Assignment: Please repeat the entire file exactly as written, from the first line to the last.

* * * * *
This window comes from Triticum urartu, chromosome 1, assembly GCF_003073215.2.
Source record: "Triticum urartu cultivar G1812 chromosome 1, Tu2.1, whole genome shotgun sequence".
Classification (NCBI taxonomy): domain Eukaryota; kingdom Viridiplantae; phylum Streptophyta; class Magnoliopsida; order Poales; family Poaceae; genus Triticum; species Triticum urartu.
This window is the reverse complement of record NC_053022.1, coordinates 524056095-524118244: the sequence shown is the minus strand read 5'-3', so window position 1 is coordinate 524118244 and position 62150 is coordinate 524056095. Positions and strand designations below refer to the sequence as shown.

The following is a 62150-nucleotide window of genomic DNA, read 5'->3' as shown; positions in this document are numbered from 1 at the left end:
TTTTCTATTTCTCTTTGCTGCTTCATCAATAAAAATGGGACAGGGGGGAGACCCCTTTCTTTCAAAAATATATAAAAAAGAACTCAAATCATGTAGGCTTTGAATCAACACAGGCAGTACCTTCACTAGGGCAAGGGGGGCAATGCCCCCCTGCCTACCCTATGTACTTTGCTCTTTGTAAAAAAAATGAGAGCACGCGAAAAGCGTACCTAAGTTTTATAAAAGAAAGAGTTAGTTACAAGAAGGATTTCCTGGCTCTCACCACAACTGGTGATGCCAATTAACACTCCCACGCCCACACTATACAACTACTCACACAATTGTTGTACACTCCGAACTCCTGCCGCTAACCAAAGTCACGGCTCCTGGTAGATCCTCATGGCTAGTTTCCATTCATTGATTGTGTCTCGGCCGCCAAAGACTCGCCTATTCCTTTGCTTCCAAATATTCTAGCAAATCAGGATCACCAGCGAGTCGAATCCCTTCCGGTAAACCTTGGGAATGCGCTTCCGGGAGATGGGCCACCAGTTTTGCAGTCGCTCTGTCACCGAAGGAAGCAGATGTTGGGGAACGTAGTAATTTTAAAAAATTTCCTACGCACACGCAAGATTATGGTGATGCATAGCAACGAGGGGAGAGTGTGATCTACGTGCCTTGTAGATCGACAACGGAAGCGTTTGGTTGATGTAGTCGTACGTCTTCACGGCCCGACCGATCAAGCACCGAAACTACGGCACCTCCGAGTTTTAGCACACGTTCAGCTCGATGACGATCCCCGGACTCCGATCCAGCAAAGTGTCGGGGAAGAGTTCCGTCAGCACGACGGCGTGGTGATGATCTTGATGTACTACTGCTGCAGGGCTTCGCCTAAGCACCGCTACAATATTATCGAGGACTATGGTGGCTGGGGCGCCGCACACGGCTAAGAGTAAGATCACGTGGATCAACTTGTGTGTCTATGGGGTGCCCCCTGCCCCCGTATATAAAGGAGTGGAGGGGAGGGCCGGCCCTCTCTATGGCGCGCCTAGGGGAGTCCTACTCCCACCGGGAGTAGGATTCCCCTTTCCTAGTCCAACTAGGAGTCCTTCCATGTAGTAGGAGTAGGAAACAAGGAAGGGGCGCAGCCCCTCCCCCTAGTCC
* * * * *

This window comes from Triticum urartu, chromosome 1, assembly GCF_003073215.2.
Source record: "Triticum urartu cultivar G1812 chromosome 1, Tu2.1, whole genome shotgun sequence".
Classification (NCBI taxonomy): domain Eukaryota; kingdom Viridiplantae; phylum Streptophyta; class Magnoliopsida; order Poales; family Poaceae; genus Triticum; species Triticum urartu.
This window is the reverse complement of record NC_053022.1, coordinates 524056095-524118244: the sequence shown is the minus strand read 5'-3', so window position 1 is coordinate 524118244 and position 62150 is coordinate 524056095. Positions and strand designations below refer to the sequence as shown.

The following is a 62150-nucleotide window of genomic DNA, read 5'->3' as shown; positions in this document are numbered from 1 at the left end:
TTTTCTATTTCTCTTTGCTGCTTCATCAATAAAAATGGGACAGGGGGGAGACCCCTTTCTTTCAAAAATATATAAAAAAGAACTCAAATCATGTAGGCTTTGAATCAACACAGGCAGTACCTTCACTAGGGCAAGGGGGGCAATGCCCCCCTGCCTACCCTATGTACTTTGCTCTTTGTAAAAAAAATGAGAGCACGCGAAAAGCGTACCTAAGTTTTATAAAAGAAAGAGTTAGTTACAAGAAGGATTTCCTGGCTCTCACCACAACTGGTGATGCCAATTAACACTCCCACGCCCACACTATACAACTACTCACACAATTGTTGTACACTCCGAACTCCTGCCGCTAACCAAAGTCACGGCTCCTGGTAGATCCTCATGGCTAGTTTCCATTCATTGATTGTGTCTCGGCCGCCAAAGACTCGCCTATTCCTTTGCTTCCAAATATTCTAGCAAATCAGGATCACCAGCGAGTCGAATCCCTTCCGGTAAACCTTGGGAATGCGCTTCCGGGAGATGGGCCACCAGTTTTGCAGTCGCTCTGTCACCGAAGGAAGCAGATGTTGGGGAACGTAGTAATTTTAAAAAATTTCCTACGCACACGCAAGATTATGGTGATGCATAGCAACGAGGGGAGAGTGTGATCTACGTGCCTTGTAGATCGACAACGGAAGCGTTTGGTTGATGTAGTCGTACGTCTTCACGGCCCGACCGATCAAGCACCGAAACTACGGCACCTCCGAGTTTTAGCACACGTTCAGCTCGATGACGATCCCCGGACTCCGATCCAGCAAAGTGTCGGGGAAGAGTTCCGTCAGCACGACGGCGTGGTGATGATCTTGATGTACTACTGCTGCAGGGCTTCGCCTAAGCACCGCTACAATATTATCGAGGACTATGGTGGCTGGGGCGCCGCACACGGCTAAGAGTAAGATCACGTGGATCAACTTGTGTGTCTATGGGGTGCCCCCTGCCCCCGTATATAAAGGAGTGGAGGGGAGGGCCGGCCCTCTCTATGGCGCGCCTAGGGGAGTCCTACTCCCACCGGGAGTAGGATTCCCCTTTCCTAGTCCAACTAGGAGTCCTTCCATGTAGTAGGAGTAGGAAACAAGGAAGGGGCGCAGCCCCTCCCCCTAGTCC